Medical students find themselves in unique situations that their significant others who aren’t in the profession often may not understand. If this sounds familiar, use these tips from the AMA Alliance magazine, Physician Family, for how to connect with medical students.

Here’s what medical students’ significant others can do to facilitate better communication:

  1. Ask about what they’re studying. This is a great way to connect with one another, and it can help your student retain what they’re spending time learning.
  2. Choose your moments wisely. Wait until your student takes a break from studying, or set aside a certain time every day to talk about family, friends and future plans. Forcing conversations when your med student counterpart is deep into studying can lead to frustration.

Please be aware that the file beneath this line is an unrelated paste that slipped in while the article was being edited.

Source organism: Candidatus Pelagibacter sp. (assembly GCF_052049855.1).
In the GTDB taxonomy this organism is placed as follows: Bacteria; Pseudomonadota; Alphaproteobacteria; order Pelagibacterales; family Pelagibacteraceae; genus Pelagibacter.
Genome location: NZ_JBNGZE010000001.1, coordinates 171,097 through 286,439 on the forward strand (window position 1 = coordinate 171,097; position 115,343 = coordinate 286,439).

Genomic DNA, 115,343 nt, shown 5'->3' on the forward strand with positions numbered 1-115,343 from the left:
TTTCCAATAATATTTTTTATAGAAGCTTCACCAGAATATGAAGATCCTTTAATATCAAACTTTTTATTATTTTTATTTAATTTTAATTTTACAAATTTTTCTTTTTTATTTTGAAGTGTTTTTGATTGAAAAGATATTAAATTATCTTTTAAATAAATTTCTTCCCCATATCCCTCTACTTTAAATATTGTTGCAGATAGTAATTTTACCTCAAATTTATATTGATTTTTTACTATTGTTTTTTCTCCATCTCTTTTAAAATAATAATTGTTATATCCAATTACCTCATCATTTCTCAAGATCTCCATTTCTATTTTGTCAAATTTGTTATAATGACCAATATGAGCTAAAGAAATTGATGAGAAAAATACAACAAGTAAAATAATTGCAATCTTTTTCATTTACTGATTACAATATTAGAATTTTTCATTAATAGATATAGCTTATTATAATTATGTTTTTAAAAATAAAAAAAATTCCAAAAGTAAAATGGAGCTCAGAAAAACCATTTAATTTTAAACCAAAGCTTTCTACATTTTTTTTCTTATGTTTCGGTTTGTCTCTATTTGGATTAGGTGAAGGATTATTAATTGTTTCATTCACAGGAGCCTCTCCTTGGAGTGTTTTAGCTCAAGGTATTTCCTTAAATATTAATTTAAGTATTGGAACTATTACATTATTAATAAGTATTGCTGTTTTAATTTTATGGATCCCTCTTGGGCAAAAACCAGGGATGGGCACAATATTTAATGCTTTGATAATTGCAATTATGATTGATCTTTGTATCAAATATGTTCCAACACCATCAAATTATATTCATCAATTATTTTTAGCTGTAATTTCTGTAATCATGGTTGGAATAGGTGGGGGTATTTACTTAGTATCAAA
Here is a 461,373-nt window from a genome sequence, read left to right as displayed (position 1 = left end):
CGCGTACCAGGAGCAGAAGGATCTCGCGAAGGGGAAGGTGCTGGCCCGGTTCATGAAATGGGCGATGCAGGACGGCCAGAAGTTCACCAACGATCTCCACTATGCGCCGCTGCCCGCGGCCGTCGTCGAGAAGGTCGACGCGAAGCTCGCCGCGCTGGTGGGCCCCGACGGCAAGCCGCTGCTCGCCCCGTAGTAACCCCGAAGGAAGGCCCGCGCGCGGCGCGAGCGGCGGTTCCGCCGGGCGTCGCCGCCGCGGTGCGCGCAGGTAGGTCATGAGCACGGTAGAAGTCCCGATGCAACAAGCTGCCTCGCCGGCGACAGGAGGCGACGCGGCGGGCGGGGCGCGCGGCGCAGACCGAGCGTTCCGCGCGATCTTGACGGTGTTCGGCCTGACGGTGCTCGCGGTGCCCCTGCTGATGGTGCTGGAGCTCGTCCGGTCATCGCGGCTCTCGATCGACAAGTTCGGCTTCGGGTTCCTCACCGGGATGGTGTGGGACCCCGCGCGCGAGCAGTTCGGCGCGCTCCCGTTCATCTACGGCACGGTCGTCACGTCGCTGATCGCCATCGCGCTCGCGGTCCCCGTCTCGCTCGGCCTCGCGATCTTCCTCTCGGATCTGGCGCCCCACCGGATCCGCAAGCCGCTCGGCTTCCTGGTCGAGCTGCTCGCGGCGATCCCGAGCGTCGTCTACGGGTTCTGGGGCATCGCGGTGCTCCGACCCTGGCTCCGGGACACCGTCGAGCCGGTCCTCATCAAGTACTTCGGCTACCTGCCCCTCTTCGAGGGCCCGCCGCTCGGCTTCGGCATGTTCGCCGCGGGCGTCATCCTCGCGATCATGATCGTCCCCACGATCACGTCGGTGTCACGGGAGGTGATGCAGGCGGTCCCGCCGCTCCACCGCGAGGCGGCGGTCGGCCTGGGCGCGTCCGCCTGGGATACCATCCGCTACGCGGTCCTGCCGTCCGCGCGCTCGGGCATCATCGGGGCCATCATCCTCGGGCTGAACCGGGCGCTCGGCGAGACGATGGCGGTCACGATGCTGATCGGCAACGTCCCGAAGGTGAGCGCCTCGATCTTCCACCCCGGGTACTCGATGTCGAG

3. Keep a shared calendar. Whether the calendar is on your fridge or shared online, both of you should add events, important test dates and other specific dates so you can spot conflicts early and plan accordingly.
  4. Talk about money. A medical student’s life can be expensive with textbooks, supplies, study materials and exam fees. It’s important that you both know how much money you have, how you’re going to budget and what you need to be saving for.

See more tips for communicating with a medical student in the spring 2015 issue of Physician Family, published online four times a year and delivered in hard copy to members of the AMA Alliance.

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